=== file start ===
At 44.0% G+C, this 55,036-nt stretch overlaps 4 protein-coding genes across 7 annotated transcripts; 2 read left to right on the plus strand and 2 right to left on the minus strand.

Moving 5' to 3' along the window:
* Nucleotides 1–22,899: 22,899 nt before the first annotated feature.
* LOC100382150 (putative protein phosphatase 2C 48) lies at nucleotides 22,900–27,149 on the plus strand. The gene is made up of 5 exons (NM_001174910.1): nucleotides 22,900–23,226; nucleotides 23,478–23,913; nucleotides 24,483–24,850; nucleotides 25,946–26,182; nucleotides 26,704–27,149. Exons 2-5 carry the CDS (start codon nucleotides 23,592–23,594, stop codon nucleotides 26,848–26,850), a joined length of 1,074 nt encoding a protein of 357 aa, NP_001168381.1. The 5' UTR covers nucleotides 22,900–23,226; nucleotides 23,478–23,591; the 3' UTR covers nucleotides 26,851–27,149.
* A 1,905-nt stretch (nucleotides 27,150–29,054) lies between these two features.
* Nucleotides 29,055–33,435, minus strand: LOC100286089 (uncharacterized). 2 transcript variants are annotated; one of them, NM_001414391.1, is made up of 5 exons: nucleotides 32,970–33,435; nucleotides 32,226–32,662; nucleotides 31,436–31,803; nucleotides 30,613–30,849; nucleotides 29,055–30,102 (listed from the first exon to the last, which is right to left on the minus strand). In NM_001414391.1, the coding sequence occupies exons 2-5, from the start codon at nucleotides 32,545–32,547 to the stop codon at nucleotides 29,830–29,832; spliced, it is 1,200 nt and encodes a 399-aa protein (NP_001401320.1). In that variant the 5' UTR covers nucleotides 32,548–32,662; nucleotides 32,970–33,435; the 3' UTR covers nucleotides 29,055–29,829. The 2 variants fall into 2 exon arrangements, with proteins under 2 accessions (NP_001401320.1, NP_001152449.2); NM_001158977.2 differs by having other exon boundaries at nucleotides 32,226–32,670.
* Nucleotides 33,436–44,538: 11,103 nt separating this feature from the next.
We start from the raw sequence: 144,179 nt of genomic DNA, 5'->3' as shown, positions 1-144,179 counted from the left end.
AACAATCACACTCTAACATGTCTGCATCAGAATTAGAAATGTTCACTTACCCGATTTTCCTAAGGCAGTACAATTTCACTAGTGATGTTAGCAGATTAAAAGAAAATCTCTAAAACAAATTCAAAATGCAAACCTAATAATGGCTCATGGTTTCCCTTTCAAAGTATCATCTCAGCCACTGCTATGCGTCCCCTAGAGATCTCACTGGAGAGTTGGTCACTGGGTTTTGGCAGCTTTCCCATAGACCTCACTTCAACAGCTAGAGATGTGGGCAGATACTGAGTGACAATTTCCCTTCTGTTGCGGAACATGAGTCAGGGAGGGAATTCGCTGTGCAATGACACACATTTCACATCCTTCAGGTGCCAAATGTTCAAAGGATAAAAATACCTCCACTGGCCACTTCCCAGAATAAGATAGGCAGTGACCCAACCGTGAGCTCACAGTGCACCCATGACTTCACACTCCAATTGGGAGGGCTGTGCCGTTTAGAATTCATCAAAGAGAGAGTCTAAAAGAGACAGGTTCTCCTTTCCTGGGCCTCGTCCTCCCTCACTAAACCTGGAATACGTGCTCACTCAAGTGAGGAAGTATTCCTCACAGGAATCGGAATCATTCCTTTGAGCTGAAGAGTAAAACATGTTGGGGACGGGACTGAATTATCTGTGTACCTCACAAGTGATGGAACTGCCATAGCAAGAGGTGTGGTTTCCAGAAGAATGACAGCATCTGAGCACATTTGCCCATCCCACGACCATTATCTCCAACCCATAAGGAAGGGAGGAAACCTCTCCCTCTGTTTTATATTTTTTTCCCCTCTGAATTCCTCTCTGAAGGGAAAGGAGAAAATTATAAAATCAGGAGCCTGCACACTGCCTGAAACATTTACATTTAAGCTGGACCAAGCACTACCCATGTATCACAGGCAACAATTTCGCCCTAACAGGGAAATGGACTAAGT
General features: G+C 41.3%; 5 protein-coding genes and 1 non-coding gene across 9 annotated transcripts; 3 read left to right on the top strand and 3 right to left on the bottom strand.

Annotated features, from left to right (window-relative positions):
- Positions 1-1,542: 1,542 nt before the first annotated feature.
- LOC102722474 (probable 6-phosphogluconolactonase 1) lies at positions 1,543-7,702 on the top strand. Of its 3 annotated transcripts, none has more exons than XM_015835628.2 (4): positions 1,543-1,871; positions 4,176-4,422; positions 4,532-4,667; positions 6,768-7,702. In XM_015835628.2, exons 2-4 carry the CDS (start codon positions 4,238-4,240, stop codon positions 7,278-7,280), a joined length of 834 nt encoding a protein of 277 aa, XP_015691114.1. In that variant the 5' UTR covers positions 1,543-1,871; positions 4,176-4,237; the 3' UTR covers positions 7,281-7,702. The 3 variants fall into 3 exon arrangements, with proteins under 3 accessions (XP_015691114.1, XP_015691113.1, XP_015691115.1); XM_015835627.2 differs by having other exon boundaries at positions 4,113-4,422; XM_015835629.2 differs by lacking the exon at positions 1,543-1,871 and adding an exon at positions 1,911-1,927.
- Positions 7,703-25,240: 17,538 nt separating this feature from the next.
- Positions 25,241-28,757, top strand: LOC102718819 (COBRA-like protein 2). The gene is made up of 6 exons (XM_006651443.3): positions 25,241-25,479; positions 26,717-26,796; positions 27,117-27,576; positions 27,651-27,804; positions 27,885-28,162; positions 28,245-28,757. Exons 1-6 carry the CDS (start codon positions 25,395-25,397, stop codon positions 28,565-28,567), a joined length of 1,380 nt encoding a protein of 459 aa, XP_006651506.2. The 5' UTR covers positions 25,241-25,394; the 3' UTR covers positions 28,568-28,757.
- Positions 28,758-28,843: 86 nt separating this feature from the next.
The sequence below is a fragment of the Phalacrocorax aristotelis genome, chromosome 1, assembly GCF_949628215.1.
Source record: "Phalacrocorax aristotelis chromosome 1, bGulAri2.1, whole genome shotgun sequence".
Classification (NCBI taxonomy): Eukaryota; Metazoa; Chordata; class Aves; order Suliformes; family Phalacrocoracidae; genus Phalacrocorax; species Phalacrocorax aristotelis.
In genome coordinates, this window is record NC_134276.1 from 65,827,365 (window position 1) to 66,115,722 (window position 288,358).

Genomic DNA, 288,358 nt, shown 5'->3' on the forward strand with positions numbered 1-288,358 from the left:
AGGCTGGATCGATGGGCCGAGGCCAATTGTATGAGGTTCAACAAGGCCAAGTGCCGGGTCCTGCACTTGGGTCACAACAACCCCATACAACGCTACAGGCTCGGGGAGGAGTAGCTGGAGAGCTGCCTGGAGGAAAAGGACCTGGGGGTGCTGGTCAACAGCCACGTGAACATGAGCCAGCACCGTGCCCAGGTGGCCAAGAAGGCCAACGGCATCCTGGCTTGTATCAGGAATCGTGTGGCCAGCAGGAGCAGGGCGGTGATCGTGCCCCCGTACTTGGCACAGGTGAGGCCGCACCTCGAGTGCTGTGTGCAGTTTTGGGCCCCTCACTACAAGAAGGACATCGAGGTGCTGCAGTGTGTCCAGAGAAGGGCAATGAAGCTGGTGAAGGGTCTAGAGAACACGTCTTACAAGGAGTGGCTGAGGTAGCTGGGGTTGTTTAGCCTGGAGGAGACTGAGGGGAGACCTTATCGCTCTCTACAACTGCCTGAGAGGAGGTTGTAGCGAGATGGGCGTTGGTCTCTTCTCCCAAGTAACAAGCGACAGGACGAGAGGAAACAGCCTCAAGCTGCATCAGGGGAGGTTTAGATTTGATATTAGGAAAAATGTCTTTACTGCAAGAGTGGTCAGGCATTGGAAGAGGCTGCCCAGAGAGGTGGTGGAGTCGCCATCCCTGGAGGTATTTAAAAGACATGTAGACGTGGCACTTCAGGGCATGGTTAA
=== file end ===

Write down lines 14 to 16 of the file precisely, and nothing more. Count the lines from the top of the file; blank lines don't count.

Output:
- Positions 7,703-25,240: 17,538 nt separating this feature from the next.
- Positions 25,241-28,757, top strand: LOC102718819 (COBRA-like protein 2). The gene is made up of 6 exons (XM_006651443.3): positions 25,241-25,479; positions 26,717-26,796; positions 27,117-27,576; positions 27,651-27,804; positions 27,885-28,162; positions 28,245-28,757. Exons 1-6 carry the CDS (start codon positions 25,395-25,397, stop codon positions 28,565-28,567), a joined length of 1,380 nt encoding a protein of 459 aa, XP_006651506.2. The 5' UTR covers positions 25,241-25,394; the 3' UTR covers positions 28,568-28,757.
- Positions 28,758-28,843: 86 nt separating this feature from the next.